Over the years that we've been doing Pop Culture Happy Hour, there are a few things we've been repeatedly asked to cover that we haven't figured out how to do for logistical reasons. One of them is the Eurovision Song Contest. A decades-old tradition watched by hundreds of millions of people who aren't Americans, it didn't come to American television until this year, when Logo ran the grand finale live for the first time. We — including fourth chair Barrie Hardymon — watched, and we talked about the singing, the costumes, the hosts, the sense of irony, the politics, and the swelling of national pride.
That's how it came to be that the B segment about singers we in the studio had never heard of came to be explained in the blog post before the A segment about Julia Roberts and George Clooney. Specifically, we all saw Money Monster, and we talk a bit about whether there's anything to it beyond its movie stars — and then we talk about movie stars. Do they still matter? What did they and what do they do for Hollywood and for audiences? What does it even mean to be a movie star if people mostly go and see you in a particular franchise?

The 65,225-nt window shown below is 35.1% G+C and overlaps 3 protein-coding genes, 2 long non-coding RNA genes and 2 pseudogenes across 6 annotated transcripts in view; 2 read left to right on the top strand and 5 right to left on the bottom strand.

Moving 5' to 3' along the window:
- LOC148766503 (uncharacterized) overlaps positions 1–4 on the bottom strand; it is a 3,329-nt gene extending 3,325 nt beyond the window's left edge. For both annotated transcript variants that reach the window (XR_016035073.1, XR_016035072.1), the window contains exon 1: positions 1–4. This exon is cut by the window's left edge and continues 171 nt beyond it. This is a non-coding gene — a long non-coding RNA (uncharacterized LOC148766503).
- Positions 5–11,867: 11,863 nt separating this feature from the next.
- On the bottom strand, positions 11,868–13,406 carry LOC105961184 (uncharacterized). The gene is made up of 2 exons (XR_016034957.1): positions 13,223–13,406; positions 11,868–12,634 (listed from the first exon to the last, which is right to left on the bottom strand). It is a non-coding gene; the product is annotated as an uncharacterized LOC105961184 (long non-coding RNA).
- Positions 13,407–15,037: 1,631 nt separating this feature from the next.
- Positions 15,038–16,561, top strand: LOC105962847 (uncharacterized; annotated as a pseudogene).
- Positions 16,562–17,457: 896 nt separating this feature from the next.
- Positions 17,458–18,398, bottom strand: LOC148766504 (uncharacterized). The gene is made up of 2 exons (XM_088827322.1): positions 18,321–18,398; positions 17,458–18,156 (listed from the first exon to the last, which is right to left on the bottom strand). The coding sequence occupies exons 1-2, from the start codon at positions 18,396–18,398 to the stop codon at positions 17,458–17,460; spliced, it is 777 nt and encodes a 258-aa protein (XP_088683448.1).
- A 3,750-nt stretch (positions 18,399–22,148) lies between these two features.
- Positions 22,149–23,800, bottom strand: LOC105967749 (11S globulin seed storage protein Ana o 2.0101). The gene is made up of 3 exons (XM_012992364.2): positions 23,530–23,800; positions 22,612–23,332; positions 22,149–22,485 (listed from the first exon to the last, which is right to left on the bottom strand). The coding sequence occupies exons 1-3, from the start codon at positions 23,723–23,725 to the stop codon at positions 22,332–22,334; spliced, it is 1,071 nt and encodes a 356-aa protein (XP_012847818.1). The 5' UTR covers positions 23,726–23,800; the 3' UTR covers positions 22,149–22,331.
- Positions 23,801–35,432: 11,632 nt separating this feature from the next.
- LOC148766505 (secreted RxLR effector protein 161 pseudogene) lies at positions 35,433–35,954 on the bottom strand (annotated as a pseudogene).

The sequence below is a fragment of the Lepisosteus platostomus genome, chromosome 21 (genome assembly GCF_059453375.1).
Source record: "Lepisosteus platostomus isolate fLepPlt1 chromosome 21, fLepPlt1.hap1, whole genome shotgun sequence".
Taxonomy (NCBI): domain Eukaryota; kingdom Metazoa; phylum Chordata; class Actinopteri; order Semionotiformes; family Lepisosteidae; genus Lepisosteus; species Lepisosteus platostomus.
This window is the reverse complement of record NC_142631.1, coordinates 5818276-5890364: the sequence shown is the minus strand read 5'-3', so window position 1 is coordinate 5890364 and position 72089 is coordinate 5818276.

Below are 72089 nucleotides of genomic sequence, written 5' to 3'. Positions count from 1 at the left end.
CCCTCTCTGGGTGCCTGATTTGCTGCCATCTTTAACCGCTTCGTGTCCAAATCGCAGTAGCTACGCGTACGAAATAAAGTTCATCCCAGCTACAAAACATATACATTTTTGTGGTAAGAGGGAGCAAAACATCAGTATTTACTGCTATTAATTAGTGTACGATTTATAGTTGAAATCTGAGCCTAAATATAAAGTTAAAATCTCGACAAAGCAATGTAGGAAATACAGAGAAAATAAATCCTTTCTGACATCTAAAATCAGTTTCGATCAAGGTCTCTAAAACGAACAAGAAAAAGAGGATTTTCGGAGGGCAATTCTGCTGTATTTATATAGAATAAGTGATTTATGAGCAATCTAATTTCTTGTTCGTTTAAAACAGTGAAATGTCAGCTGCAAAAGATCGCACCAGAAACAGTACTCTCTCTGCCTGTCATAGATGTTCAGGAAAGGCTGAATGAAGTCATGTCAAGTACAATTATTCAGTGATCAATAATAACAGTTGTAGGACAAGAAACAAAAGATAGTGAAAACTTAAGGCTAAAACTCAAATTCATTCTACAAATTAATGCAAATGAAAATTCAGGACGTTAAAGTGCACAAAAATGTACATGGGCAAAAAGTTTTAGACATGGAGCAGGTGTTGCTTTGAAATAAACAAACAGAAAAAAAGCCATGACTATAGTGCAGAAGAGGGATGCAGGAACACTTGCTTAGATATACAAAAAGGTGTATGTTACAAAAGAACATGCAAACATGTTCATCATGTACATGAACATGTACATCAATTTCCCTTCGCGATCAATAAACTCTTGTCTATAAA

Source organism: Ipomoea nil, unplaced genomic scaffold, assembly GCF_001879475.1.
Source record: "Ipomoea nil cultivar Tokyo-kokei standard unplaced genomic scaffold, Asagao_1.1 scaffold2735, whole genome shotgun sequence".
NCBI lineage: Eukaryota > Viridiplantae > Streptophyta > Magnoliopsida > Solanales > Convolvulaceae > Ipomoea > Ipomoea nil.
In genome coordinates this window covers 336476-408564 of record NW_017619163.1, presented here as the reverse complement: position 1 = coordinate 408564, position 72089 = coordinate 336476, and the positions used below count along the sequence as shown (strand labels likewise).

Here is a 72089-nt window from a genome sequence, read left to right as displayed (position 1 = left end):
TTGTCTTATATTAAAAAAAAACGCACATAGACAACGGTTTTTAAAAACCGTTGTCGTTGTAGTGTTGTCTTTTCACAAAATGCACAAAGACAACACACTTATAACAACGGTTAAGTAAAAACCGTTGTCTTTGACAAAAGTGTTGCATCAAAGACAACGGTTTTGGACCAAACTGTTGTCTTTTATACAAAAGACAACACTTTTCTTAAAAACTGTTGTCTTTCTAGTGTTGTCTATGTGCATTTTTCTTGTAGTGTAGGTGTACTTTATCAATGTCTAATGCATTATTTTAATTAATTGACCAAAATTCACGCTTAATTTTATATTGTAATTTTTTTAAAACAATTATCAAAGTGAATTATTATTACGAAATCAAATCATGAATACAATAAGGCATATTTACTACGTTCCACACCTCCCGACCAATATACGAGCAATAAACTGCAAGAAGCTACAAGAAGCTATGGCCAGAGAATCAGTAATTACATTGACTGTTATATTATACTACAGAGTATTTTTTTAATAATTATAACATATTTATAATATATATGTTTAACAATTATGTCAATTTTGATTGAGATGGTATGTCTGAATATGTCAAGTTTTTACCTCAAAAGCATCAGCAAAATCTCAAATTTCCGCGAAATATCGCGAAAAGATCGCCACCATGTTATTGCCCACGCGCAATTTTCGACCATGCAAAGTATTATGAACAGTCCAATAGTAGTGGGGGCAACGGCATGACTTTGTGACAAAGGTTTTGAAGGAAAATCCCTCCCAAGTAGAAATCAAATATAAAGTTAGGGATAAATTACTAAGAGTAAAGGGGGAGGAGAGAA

As always, we close the show with what's making us happy this week. Stephen is happy about discovering an old favorite with a consistent favorite, and then there's a whole plot development within his explanation, and ... you just have to hear it for yourself. Glen is very sad about the loss of comics artist Darwyn Cooke, but glad for the remembrances that followed. Barrie is happy about some books she heard about recently, and about some books she's discovered on her own after catching adaptations on TV. And I am happy about perhaps the best reaction ever to a show being canceled.
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